I’m with Ferrante and Austen: a relationship with an intellectual and emotional peer can be immensely erotic, while being the horse is anything but, unless you’re playing sexual games and have a safe word. I often think of David poring over those images, and while I don’t regret having defeated an inhibition, I wish I’d chosen someone else with whom to do it. Someone without a frilly pink lampshade in his life, for example.

I have no idea why it is that male novelists appear to give their male characters a completely different focus when they’re searching out a life partner than do women novelists their female characters. The implication of Nichol’s horse thesis is that men, as riders and masters, can afford to ignore what they perceive as tiresome or difficult or awkward aspects of women’s personalities while women, from the position of the horse, must for survival acquire as much knowledge as possible about their oppressors.

David once told me I was “difficult.” All that says to me, I replied, irritated, is that you are finding yourself challenged by me, which is different altogether from me being “difficult.”

But the shape of your breast… he wrote. And this extraordinary, mysterious love…

 

 

 

THIRTEEN: Revenge

Dark-matter

Success, David wrote, is the best revenge and I have been successful.

She’d never been entirely sure what the cliché meant or what its relationship might be to that other cliché: revenge is a dish best eaten cold. But what she did see, as she sat across from him at lunch at an outdoor table in a Canberra restaurant on a chilly winter’s day, was that he either hadn’t had enough success or the cliché was rubbish, because he’d just finished telling her he didn’t believe in forgiveness and there were two people who’d done him wrong fifteen years ago and if he saw any opportunity to return the harm now, today, he would.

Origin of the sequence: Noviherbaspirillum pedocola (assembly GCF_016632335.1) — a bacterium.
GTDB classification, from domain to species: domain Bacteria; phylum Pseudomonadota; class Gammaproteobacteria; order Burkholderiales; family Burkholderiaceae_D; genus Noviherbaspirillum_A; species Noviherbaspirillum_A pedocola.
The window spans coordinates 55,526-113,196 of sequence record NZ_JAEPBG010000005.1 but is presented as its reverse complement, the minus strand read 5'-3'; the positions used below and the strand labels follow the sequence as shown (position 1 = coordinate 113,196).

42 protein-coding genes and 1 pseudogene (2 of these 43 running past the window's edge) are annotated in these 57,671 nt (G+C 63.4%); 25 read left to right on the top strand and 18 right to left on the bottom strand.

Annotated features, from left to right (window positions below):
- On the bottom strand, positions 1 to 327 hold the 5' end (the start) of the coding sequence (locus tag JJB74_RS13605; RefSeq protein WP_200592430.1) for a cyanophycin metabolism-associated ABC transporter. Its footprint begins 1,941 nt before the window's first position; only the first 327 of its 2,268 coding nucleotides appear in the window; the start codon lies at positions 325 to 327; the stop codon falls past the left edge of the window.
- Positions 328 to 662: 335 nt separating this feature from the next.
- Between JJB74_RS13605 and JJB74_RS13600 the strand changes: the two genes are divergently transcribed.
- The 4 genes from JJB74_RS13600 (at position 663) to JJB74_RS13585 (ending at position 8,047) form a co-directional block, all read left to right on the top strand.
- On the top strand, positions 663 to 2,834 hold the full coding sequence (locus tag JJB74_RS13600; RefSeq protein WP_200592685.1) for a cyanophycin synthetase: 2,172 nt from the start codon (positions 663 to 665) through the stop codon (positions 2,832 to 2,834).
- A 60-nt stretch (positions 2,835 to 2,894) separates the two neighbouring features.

Who? she wanted to know, of course she wanted to know.

He hesitated. Then he muttered, lowering his head so his words were lost in his sweater. Like a humiliated schoolboy, she thought. Angry. Shamed. Wanting to hide himself from her gaze.

Who? she asked again.

He spoke two names she knew well, though she’d never met either of them.

Why? she asked

He muttered again, something about office space at work and how he’d been resented for taking up too much with a project and that had caused a feud.

Really? she asked, surprised that a dispute over office space could cause a depth and longevity of animosity such that fifteen years later, one of its participants harboured desires for revenge, and could not conceive of forgiveness, even as a generality.

Later, someone told her there was a whole lot more to it he wouldn’t want her to know, but by then they were no longer speaking and she didn’t much care.

On the way to lunch he’d shown her where he used to work. He’d taken her hand as they walked down the street and shown her, because he wanted her to know about him, to know his history and when later she’d remarked how awed she was by the human capacity for forgiveness he’d scoffed at her, and said he didn’t believe in it.